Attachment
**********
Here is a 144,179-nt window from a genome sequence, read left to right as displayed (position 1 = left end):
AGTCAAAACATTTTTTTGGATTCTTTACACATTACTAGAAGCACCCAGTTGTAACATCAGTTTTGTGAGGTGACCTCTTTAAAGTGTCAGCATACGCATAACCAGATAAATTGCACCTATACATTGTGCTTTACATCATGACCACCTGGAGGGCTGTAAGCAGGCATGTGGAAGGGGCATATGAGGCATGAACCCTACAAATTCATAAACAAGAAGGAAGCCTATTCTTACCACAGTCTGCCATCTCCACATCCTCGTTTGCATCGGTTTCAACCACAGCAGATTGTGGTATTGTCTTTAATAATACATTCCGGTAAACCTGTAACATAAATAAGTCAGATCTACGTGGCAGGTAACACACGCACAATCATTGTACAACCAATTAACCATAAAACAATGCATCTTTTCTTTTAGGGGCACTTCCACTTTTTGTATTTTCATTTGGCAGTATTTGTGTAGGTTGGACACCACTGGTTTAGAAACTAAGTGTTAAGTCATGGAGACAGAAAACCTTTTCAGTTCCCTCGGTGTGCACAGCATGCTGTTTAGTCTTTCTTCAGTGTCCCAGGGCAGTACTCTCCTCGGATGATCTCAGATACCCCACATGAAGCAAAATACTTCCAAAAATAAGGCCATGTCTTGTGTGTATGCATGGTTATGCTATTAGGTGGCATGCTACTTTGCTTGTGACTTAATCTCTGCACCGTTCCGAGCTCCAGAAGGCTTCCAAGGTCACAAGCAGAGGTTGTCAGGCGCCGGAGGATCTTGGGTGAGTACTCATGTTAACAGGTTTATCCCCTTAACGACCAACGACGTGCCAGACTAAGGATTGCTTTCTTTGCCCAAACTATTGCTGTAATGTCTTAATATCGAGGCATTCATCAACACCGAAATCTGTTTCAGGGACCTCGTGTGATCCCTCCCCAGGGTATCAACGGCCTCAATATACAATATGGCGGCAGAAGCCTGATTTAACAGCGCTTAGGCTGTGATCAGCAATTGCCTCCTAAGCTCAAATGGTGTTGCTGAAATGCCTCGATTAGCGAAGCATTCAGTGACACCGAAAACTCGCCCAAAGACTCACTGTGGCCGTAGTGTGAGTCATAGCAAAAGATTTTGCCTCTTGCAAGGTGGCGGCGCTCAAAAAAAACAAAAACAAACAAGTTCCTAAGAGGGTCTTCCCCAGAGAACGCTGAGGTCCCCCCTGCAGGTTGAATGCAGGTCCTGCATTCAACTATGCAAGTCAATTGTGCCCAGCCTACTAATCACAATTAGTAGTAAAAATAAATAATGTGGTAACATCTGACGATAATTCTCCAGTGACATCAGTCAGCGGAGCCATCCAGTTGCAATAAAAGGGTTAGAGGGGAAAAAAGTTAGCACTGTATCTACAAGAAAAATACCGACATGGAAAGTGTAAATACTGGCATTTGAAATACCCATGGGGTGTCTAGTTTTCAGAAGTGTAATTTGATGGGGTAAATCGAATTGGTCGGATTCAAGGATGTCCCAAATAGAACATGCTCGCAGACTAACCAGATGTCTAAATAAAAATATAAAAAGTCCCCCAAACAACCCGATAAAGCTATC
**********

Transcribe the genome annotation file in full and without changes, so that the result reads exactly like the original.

Here is a 144,179-nt window from a genome sequence, read left to right as displayed (position 1 = left end):
AGTCAAAACATTTTTTTGGATTCTTTACACATTACTAGAAGCACCCAGTTGTAACATCAGTTTTGTGAGGTGACCTCTTTAAAGTGTCAGCATACGCATAACCAGATAAATTGCACCTATACATTGTGCTTTACATCATGACCACCTGGAGGGCTGTAAGCAGGCATGTGGAAGGGGCATATGAGGCATGAACCCTACAAATTCATAAACAAGAAGGAAGCCTATTCTTACCACAGTCTGCCATCTCCACATCCTCGTTTGCATCGGTTTCAACCACAGCAGATTGTGGTATTGTCTTTAATAATACATTCCGGTAAACCTGTAACATAAATAAGTCAGATCTACGTGGCAGGTAACACACGCACAATCATTGTACAACCAATTAACCATAAAACAATGCATCTTTTCTTTTAGGGGCACTTCCACTTTTTGTATTTTCATTTGGCAGTATTTGTGTAGGTTGGACACCACTGGTTTAGAAACTAAGTGTTAAGTCATGGAGACAGAAAACCTTTTCAGTTCCCTCGGTGTGCACAGCATGCTGTTTAGTCTTTCTTCAGTGTCCCAGGGCAGTACTCTCCTCGGATGATCTCAGATACCCCACATGAAGCAAAATACTTCCAAAAATAAGGCCATGTCTTGTGTGTATGCATGGTTATGCTATTAGGTGGCATGCTACTTTGCTTGTGACTTAATCTCTGCACCGTTCCGAGCTCCAGAAGGCTTCCAAGGTCACAAGCAGAGGTTGTCAGGCGCCGGAGGATCTTGGGTGAGTACTCATGTTAACAGGTTTATCCCCTTAACGACCAACGACGTGCCAGACTAAGGATTGCTTTCTTTGCCCAAACTATTGCTGTAATGTCTTAATATCGAGGCATTCATCAACACCGAAATCTGTTTCAGGGACCTCGTGTGATCCCTCCCCAGGGTATCAACGGCCTCAATATACAATATGGCGGCAGAAGCCTGATTTAACAGCGCTTAGGCTGTGATCAGCAATTGCCTCCTAAGCTCAAATGGTGTTGCTGAAATGCCTCGATTAGCGAAGCATTCAGTGACACCGAAAACTCGCCCAAAGACTCACTGTGGCCGTAGTGTGAGTCATAGCAAAAGATTTTGCCTCTTGCAAGGTGGCGGCGCTCAAAAAAAACAAAAACAAACAAGTTCCTAAGAGGGTCTTCCCCAGAGAACGCTGAGGTCCCCCCTGCAGGTTGAATGCAGGTCCTGCATTCAACTATGCAAGTCAATTGTGCCCAGCCTACTAATCACAATTAGTAGTAAAAATAAATAATGTGGTAACATCTGACGATAATTCTCCAGTGACATCAGTCAGCGGAGCCATCCAGTTGCAATAAAAGGGTTAGAGGGGAAAAAAGTTAGCACTGTATCTACAAGAAAAATACCGACATGGAAAGTGTAAATACTGGCATTTGAAATACCCATGGGGTGTCTAGTTTTCAGAAGTGTAATTTGATGGGGTAAATCGAATTGGTCGGATTCAAGGATGTCCCAAATAGAACATGCTCGCAGACTAACCAGATGTCTAAATAAAAATATAAAAAGTCCCCCAAACAACCCGATAAAGCTATC